Similarly, land use and development, long unaffected by traditional point source regulation under the CWA, is increasing subject to quality and water use requirements imposed under the CWA, federal and state coastal protection and wetlands preservation laws, and a myriad of zoning, economic development and ecological protection requirements. Focused attention of watersheds and the connection between land uses and the quality of coastal and ocean resources will only increase.

Beveridge & Diamond assists our client in navigating this ever-changing landscape of regulatory and political demands concerning water use and water quality. Assessing regulatory options and exposure in the area of water use, supply, and quality has become a critical element affecting key business decisions about where, how and whether to locate or expand industrial and other development activities. Typical issues that our lawyers help clients address include siting and environmental review considerations involving water supply and discharge, mitigation of construction and development impacts on wetlands and other water resources, management of runoff and sediments,  coastal habitat preservation, and water quality trading opportunities.

Representative Matters
Representative Matters

We are actively involved in this important emerging area of law and regulation.  Our experience includes:

  • Conferring with the agricultural chemical industry and representing individual producers of agricultural chemicals in regulatory arenas where states seek to impose CWA-based permits on the application or any subsequent environmental transport of registered pesticides or their breakdown products.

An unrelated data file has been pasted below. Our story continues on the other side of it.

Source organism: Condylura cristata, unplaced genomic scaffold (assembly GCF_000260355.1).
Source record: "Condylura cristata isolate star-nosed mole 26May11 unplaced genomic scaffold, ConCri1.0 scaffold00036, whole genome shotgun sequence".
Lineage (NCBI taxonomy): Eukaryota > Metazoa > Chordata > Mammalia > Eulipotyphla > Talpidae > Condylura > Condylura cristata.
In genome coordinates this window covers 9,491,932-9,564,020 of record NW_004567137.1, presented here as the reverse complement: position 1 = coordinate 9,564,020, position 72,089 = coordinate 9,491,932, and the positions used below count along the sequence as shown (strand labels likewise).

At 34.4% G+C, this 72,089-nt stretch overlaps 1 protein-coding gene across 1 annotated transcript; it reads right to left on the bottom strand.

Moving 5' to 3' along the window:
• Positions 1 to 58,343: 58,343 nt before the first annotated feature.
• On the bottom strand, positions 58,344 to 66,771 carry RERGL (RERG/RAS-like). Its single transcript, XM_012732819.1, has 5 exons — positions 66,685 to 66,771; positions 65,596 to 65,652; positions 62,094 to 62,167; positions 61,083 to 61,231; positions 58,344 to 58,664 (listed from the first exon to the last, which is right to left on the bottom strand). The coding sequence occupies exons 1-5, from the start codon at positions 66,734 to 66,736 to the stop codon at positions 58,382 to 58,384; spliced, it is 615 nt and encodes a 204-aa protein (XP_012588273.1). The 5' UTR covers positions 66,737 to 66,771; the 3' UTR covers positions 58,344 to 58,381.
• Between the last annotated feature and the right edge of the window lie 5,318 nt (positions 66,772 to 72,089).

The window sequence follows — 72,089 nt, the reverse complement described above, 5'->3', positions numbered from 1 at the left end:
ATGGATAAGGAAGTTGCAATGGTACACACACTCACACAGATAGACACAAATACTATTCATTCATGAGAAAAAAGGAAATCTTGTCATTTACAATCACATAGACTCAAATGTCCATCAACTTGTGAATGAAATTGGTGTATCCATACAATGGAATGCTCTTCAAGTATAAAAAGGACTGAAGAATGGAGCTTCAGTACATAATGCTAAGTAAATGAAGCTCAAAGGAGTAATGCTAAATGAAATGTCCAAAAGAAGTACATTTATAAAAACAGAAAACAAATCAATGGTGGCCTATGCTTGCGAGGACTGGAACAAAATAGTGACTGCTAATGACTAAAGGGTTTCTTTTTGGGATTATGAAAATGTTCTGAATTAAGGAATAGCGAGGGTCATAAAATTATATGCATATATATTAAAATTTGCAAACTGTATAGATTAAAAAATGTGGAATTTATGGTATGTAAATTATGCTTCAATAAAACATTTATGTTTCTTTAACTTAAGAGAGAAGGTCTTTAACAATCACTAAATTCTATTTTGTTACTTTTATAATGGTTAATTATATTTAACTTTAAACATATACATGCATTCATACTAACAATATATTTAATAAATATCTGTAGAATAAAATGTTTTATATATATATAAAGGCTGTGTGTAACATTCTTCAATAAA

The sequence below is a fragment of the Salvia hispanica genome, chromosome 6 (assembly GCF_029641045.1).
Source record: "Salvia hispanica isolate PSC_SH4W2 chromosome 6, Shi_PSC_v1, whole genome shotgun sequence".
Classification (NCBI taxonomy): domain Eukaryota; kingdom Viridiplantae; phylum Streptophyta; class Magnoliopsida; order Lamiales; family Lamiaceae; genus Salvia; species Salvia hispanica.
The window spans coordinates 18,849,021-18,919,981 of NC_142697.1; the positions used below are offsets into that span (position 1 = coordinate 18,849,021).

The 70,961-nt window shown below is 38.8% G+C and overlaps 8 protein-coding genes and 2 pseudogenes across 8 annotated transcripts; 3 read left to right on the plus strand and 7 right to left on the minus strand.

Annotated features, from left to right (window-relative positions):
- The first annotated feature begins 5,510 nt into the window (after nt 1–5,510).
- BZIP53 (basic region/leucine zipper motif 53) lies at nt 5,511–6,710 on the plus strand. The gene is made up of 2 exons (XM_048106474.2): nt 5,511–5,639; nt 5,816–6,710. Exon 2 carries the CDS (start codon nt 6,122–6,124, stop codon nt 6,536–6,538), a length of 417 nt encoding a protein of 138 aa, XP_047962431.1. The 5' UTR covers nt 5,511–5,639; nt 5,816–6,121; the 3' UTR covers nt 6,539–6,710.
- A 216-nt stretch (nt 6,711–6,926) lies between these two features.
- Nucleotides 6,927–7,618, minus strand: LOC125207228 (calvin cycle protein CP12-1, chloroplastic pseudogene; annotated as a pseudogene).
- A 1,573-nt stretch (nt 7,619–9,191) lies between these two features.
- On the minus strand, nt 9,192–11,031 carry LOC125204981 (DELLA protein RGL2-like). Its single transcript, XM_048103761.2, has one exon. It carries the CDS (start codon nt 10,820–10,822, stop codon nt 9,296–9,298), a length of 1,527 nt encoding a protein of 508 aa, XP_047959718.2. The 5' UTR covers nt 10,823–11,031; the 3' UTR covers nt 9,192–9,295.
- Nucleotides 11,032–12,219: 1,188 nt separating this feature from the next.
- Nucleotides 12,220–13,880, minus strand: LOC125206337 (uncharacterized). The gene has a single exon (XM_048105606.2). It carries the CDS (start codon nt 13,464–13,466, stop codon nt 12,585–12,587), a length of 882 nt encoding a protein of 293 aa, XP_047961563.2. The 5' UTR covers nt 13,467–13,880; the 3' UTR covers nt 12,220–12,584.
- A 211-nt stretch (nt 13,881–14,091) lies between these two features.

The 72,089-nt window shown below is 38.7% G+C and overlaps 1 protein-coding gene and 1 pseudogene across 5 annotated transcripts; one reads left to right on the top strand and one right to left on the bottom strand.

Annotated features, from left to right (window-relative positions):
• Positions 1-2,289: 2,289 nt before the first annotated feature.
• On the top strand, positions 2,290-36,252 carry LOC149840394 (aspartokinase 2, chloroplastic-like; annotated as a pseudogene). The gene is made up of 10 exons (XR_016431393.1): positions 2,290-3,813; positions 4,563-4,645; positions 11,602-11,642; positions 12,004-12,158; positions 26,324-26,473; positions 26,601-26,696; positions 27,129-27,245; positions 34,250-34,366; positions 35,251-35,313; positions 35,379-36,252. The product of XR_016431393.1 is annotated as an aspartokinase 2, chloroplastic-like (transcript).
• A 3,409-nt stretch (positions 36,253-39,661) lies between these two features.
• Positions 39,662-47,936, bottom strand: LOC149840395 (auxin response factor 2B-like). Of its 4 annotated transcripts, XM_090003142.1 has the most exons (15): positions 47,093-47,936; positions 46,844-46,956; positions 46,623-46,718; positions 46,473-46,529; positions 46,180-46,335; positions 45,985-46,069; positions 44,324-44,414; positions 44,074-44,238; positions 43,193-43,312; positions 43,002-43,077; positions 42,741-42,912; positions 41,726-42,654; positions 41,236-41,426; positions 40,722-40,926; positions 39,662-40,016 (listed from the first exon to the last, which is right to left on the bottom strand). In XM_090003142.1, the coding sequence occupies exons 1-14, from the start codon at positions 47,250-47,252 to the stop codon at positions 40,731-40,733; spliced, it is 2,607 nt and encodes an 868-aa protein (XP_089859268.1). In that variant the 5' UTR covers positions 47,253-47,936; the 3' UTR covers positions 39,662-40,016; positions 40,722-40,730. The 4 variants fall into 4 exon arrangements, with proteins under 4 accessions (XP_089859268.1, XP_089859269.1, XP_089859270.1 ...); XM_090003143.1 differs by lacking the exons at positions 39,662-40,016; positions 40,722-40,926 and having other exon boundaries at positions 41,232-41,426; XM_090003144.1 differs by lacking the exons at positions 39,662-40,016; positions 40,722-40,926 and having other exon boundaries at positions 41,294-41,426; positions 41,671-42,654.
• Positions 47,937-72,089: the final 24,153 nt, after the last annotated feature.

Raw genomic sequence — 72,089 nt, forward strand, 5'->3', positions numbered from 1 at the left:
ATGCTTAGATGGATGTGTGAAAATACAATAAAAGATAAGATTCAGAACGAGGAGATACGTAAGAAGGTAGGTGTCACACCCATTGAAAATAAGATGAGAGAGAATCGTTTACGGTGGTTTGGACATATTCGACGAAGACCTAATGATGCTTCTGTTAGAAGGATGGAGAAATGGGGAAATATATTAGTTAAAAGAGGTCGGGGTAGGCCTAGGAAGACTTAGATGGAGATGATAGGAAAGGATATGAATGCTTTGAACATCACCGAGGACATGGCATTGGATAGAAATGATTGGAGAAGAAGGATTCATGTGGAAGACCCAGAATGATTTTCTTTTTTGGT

• Representing the aquatic recreation industry in proceedings designed to establish the proper means of assessing and addressing any in-stream impacts relating to the use of federally-registered pesticides in anti-fouling bottom paints.
  • Working with trade groups, interstate associations and industry to quantify the benefits of agricultural and stormwater Best Management Practices so these benefits are recognized and fully accounted for in watershed-based planning and permitting and in TMDL processes.
  • Routinely counseling direct discharge clients regarding the many ways, such as water quality trading and non-traditional permitting mechanisms,  in which they can include agricultural and urban stormwater runoff nonpoint sources in discussions and allocations under the TMDL and watershed-based permitting frameworks in order to distribute the burden of ensuring required water quality among all contributors.
  • Working with developers to obtain approval of new land uses that optimize both water supply and water runoff quality.
  • Counseling clients on strategic planning for water use and waste discharge permits by assessing current and future water resources, permit opportunities and limitations, competing and complementary uses, and water quality constraints.